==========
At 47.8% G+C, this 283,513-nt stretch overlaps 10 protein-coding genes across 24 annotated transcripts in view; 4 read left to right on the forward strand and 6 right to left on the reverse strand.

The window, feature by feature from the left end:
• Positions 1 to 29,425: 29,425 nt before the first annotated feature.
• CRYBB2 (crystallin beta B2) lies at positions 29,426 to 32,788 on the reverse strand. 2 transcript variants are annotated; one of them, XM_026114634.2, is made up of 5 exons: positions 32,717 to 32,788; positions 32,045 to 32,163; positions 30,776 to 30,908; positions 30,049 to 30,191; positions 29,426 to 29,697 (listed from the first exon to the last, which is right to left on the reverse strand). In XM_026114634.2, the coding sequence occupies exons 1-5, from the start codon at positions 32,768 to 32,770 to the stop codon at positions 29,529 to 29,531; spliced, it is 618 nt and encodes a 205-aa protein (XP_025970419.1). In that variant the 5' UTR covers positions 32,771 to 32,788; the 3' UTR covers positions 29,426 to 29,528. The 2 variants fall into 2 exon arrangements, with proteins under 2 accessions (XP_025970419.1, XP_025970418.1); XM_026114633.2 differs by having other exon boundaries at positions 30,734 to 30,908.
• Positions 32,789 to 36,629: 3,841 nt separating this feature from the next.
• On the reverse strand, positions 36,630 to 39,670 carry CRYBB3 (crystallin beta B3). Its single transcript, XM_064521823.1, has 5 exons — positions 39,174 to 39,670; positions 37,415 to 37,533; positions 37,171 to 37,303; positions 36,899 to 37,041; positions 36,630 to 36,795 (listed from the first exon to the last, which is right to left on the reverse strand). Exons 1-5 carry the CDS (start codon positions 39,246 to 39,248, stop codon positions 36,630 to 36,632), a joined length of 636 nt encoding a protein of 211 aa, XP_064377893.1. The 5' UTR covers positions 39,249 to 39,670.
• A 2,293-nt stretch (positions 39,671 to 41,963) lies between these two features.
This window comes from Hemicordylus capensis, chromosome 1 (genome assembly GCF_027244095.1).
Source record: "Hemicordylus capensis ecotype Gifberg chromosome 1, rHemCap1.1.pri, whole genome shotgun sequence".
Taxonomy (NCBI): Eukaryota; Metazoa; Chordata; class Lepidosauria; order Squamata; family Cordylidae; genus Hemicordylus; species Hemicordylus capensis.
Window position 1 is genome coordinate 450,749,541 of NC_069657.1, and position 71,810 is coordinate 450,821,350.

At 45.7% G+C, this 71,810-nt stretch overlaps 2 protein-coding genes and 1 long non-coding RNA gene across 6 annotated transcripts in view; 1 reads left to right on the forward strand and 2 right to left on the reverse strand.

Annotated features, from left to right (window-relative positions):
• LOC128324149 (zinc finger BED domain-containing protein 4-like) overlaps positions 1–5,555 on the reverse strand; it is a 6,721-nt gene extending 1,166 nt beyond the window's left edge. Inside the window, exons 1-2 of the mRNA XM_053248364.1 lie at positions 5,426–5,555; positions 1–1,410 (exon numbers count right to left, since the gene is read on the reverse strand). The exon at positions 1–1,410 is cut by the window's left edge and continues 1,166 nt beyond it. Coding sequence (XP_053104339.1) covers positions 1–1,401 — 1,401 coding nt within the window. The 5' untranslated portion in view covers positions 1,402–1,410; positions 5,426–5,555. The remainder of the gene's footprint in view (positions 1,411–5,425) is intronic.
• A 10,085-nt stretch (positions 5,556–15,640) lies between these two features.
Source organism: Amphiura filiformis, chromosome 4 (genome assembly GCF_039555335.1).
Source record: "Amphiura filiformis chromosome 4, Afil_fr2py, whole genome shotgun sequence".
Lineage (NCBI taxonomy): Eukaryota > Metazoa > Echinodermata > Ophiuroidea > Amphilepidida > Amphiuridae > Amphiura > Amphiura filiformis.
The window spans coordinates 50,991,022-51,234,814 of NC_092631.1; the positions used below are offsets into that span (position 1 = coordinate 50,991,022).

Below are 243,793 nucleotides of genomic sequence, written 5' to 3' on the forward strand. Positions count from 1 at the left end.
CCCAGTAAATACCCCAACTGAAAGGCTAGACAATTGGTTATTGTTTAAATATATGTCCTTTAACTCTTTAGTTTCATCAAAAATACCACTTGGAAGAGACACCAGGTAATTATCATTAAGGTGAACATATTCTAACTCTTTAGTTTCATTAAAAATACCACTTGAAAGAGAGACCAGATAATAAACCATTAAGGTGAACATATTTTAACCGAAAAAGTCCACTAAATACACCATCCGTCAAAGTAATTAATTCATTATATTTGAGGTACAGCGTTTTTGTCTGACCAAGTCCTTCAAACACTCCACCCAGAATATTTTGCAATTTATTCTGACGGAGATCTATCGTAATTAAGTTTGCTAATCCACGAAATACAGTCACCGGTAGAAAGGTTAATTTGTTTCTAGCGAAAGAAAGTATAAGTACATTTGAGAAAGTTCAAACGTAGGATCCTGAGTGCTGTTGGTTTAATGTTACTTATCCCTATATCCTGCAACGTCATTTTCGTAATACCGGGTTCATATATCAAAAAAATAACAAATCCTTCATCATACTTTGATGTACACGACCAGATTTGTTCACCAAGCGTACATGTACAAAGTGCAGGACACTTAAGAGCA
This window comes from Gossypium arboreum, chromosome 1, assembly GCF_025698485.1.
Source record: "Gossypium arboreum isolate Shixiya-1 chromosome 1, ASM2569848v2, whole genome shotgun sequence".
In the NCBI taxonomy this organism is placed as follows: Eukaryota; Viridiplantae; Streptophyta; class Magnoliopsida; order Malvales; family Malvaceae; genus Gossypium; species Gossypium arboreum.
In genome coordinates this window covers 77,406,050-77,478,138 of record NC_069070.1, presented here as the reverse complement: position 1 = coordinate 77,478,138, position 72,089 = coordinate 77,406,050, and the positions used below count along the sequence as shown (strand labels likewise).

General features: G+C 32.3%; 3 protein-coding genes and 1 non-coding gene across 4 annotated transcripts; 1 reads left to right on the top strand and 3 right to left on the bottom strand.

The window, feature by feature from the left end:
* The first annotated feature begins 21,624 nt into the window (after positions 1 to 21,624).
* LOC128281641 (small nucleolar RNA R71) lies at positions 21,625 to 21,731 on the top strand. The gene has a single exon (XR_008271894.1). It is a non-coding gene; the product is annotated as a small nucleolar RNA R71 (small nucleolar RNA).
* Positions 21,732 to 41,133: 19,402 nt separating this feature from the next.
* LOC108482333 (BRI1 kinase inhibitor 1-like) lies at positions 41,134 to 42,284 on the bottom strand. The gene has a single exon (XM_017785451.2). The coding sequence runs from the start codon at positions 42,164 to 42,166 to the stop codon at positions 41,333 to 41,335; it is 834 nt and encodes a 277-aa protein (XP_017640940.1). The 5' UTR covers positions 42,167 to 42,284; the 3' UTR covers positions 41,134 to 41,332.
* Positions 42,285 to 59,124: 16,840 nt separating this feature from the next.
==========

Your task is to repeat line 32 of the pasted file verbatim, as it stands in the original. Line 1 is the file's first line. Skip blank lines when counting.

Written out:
* Positions 42,285 to 59,124: 16,840 nt separating this feature from the next.